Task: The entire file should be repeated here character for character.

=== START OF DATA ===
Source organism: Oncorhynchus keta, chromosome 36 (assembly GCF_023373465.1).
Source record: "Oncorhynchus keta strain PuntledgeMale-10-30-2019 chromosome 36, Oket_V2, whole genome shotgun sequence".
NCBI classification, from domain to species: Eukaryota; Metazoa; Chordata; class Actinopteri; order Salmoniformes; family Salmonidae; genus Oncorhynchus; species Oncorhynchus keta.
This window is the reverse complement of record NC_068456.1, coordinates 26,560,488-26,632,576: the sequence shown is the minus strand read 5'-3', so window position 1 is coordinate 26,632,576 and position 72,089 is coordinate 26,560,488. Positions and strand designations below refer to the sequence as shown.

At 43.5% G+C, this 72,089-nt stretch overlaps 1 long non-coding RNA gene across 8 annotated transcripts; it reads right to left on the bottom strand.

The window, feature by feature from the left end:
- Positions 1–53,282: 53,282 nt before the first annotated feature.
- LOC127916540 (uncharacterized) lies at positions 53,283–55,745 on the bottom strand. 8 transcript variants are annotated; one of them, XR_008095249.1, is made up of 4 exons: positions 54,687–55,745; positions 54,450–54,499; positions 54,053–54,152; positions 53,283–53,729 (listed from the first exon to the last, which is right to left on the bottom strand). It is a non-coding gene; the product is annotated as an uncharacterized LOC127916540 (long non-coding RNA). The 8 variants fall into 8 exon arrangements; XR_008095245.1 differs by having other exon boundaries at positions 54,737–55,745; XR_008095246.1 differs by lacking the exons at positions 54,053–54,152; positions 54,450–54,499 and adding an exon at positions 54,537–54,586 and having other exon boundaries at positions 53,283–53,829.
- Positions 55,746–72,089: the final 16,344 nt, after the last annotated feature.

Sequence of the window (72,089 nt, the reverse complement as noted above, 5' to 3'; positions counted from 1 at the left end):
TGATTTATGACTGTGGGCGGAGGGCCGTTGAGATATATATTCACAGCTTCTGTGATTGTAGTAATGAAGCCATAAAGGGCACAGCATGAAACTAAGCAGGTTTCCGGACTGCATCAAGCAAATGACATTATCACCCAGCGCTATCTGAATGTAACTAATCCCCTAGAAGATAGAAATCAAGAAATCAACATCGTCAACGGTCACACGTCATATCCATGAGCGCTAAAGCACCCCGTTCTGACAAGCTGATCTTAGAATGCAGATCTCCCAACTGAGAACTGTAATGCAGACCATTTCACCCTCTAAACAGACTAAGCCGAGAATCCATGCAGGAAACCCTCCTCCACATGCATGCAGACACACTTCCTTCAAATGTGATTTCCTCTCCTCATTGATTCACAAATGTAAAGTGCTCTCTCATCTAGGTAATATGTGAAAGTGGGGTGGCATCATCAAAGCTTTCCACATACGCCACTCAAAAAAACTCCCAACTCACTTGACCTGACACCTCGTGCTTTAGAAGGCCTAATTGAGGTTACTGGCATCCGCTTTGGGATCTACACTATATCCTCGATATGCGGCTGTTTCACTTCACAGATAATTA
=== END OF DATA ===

Source organism: Oncorhynchus keta, chromosome 36 (assembly GCF_023373465.1).
Source record: "Oncorhynchus keta strain PuntledgeMale-10-30-2019 chromosome 36, Oket_V2, whole genome shotgun sequence".
NCBI classification, from domain to species: Eukaryota; Metazoa; Chordata; class Actinopteri; order Salmoniformes; family Salmonidae; genus Oncorhynchus; species Oncorhynchus keta.
This window is the reverse complement of record NC_068456.1, coordinates 26,560,488-26,632,576: the sequence shown is the minus strand read 5'-3', so window position 1 is coordinate 26,632,576 and position 72,089 is coordinate 26,560,488. Positions and strand designations below refer to the sequence as shown.

At 43.5% G+C, this 72,089-nt stretch overlaps 1 long non-coding RNA gene across 8 annotated transcripts; it reads right to left on the bottom strand.

The window, feature by feature from the left end:
- Positions 1–53,282: 53,282 nt before the first annotated feature.
- LOC127916540 (uncharacterized) lies at positions 53,283–55,745 on the bottom strand. 8 transcript variants are annotated; one of them, XR_008095249.1, is made up of 4 exons: positions 54,687–55,745; positions 54,450–54,499; positions 54,053–54,152; positions 53,283–53,729 (listed from the first exon to the last, which is right to left on the bottom strand). It is a non-coding gene; the product is annotated as an uncharacterized LOC127916540 (long non-coding RNA). The 8 variants fall into 8 exon arrangements; XR_008095245.1 differs by having other exon boundaries at positions 54,737–55,745; XR_008095246.1 differs by lacking the exons at positions 54,053–54,152; positions 54,450–54,499 and adding an exon at positions 54,537–54,586 and having other exon boundaries at positions 53,283–53,829.
- Positions 55,746–72,089: the final 16,344 nt, after the last annotated feature.

Sequence of the window (72,089 nt, the reverse complement as noted above, 5' to 3'; positions counted from 1 at the left end):
TGATTTATGACTGTGGGCGGAGGGCCGTTGAGATATATATTCACAGCTTCTGTGATTGTAGTAATGAAGCCATAAAGGGCACAGCATGAAACTAAGCAGGTTTCCGGACTGCATCAAGCAAATGACATTATCACCCAGCGCTATCTGAATGTAACTAATCCCCTAGAAGATAGAAATCAAGAAATCAACATCGTCAACGGTCACACGTCATATCCATGAGCGCTAAAGCACCCCGTTCTGACAAGCTGATCTTAGAATGCAGATCTCCCAACTGAGAACTGTAATGCAGACCATTTCACCCTCTAAACAGACTAAGCCGAGAATCCATGCAGGAAACCCTCCTCCACATGCATGCAGACACACTTCCTTCAAATGTGATTTCCTCTCCTCATTGATTCACAAATGTAAAGTGCTCTCTCATCTAGGTAATATGTGAAAGTGGGGTGGCATCATCAAAGCTTTCCACATACGCCACTCAAAAAAACTCCCAACTCACTTGACCTGACACCTCGTGCTTTAGAAGGCCTAATTGAGGTTACTGGCATCCGCTTTGGGATCTACACTATATCCTCGATATGCGGCTGTTTCACTTCACAGATAATTA